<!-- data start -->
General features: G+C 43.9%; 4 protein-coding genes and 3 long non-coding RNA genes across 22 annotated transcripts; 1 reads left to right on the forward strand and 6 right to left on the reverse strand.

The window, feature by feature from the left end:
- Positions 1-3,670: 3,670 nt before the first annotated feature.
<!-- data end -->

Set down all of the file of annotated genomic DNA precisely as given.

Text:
General features: G+C 43.9%; 4 protein-coding genes and 3 long non-coding RNA genes across 22 annotated transcripts; 1 reads left to right on the forward strand and 6 right to left on the reverse strand.

The window, feature by feature from the left end:
- Positions 1-3,670: 3,670 nt before the first annotated feature.